WEALTHY pensioners will pay more in care costs and lose their winter fuel allowance under the next Conservative government.

The overhaul of social care allowances was included in the 84-page Conservative manifesto launched yesterday in the Tory target seat of Halifax, West Yorkshire.

The document also includes plans to downgrade the so-called “triple-lock” on pensions but offers promises to increase employees’ tax-free earnings allowance, cap energy bills, cut immigration and invest more in education and the NHS.

Theresa May tore up David Cameron’s 2015 “tax lock” pledge not to raise income tax or national insurance. But she promised not to hike VAT and said it was her “firm intention” not to increase taxes on businesses or working families.

Speaking at the launch the Prime Minister rejected suggestions that policies such as an energy price cap, a commitment to spend 0.7 per cent of GDP on international aid and new rights for workers represented a move away from the Conservatism of Margaret Thatcher.

She said: “Margaret Thatcher was a Conservative, I am a Conservative, this is a Conservative manifesto.There is no Mayism. There is good, solid Conservatism that puts the interests of the country and the interests of ordinary working people at the heart of everything we do in government.”

At present, those with more than £23,000 have to pay their own care costs. The threshold has been criticised for offering too little protection to pensioners who have spent their lives prudently saving.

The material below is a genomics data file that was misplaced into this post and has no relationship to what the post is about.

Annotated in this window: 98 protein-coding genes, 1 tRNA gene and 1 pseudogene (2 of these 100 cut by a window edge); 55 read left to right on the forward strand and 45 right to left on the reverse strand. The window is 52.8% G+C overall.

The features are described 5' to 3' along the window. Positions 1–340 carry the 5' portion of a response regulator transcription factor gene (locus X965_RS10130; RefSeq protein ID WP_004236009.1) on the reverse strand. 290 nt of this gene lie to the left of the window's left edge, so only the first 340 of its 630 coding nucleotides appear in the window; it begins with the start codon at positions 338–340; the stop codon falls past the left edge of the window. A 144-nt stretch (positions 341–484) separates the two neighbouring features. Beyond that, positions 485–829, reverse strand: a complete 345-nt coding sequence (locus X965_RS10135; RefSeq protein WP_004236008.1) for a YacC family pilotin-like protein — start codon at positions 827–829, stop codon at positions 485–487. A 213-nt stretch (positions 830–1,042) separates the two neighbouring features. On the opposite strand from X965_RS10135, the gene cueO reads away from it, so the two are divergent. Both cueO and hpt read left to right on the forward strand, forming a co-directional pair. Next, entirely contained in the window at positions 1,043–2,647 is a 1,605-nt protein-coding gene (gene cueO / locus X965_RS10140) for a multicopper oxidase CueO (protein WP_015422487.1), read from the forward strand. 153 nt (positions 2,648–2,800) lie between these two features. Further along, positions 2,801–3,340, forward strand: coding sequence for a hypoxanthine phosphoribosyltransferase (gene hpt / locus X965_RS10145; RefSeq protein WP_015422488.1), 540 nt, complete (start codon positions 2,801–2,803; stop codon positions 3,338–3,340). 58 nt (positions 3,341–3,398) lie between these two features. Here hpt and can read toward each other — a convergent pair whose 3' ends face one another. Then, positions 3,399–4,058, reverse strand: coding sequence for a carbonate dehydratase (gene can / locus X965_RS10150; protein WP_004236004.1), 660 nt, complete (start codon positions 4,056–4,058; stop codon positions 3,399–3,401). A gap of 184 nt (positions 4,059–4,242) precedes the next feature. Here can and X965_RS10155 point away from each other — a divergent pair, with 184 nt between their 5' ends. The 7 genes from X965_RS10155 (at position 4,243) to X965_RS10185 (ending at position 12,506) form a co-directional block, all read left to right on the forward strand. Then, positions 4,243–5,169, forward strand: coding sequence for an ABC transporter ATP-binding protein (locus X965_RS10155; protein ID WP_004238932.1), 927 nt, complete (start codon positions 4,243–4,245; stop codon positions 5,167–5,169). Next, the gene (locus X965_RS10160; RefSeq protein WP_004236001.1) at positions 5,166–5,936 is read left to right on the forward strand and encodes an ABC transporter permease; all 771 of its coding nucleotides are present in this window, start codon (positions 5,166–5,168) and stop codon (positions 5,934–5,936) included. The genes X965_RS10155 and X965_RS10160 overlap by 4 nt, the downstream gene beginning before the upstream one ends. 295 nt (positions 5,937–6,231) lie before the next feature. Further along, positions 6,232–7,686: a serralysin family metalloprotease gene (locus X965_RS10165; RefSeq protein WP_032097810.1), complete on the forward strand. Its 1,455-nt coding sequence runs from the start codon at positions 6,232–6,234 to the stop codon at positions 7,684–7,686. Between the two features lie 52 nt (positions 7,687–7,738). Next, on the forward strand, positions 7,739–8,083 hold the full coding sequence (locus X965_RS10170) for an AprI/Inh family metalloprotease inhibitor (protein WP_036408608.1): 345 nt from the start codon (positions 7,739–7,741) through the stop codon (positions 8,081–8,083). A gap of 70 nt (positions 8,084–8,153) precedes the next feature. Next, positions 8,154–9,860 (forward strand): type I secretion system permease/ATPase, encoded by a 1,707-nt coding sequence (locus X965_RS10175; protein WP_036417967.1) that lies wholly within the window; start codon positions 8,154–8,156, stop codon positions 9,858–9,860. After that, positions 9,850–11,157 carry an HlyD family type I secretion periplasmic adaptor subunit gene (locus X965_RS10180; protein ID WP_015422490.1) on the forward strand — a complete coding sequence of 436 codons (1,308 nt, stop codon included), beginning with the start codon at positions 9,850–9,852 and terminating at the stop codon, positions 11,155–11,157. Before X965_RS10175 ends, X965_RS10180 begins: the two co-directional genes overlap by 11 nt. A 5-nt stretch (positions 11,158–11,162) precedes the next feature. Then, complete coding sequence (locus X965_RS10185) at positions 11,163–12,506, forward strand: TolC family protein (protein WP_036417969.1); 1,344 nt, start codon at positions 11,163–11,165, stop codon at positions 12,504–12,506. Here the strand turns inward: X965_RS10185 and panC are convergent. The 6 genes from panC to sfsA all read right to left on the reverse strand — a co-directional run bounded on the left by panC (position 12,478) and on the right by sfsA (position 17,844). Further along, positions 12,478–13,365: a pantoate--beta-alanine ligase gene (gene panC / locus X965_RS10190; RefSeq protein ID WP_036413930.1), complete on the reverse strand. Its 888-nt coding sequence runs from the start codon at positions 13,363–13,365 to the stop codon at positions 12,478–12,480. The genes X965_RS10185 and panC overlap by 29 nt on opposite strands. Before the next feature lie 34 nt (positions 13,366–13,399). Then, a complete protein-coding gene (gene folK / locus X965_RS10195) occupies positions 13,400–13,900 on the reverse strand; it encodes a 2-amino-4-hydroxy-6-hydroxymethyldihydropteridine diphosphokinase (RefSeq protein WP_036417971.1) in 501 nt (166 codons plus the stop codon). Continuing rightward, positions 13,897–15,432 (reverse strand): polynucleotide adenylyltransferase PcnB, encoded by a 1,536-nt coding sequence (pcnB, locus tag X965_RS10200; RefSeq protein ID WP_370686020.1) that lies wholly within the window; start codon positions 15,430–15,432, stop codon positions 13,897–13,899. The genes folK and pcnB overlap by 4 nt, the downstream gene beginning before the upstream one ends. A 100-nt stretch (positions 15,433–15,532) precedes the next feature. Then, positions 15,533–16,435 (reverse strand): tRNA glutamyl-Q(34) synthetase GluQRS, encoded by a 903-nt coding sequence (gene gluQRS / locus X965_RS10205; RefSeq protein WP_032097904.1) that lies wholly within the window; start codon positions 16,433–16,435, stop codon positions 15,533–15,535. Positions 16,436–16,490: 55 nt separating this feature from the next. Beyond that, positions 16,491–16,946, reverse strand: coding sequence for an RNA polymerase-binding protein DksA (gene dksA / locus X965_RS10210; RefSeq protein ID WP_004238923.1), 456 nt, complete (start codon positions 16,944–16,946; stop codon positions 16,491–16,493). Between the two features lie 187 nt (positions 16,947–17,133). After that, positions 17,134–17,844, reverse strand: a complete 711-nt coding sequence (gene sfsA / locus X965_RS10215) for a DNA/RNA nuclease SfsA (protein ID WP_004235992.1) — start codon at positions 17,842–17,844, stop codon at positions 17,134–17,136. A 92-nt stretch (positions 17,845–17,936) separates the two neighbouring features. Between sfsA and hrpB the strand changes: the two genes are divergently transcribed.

Once savings are depleted below this level, care is provided by the state. Mrs May will increase that threshold to £100,000, but crucially the value of a person’s home will now be taken into account. Payment could be deferred until after death.

Experts suggested the change would result in more people having to sell or mortgage their homes – or for their beneficiaries to do so – for residential or at-home care.

The winter fuel allowance of £300 will become means tested, meaning wealthier pensioners will lose out.

And the triple-lock brought in by David Cameron – that pensions will always rise at the fastest of average earnings, inflation, or 2.5 per cent – will be downgraded to a double-lock by 2020. After that it will only match inflation or average earnings.

Labour leader Jeremy Corbyn described the plan as a “tax on dementia” which would see people with long-lasting and extreme conditions run up vast bills.

Other manifesto commitments include:

l £8 billion extra for the NHS

l £4 billion extra for schools by 2020

l End the ban on new grammar schools

l A target to cut net migration below 100,000

l More frequent revaluations for business rates

l Increase the personal tax allowance to £12,500 and the threshold for top rate tax to £50,000 by 2020

l Increase National Living Wage to 60 per cent of median incomes by 2020

l An increased levy on firms which employ migrant workers

l A requirement for workers to sit on the boards of listed companies.

Peter Kyle, Labour candidate for Hove, said: “‘I’m shocked that the Tory manifesto has failed retired people so badly. First they drop the triple lock, then they impose a form of social care funding they have spent the last seven years calling a ‘death tax’.

“The one certainty for us in Brighton and Hove is that there’s no end to the health crisis, no rolling back of the cuts to school budgets, and no thought given to commnities like ours as they recklessly prioritise leaving the EU fast above getting it right.”

Neither Brighton Kemptown Conservative candidate Simon Kirby nor Hove Conservative Candidate Kristy Adams replied to The Argus requests for comment.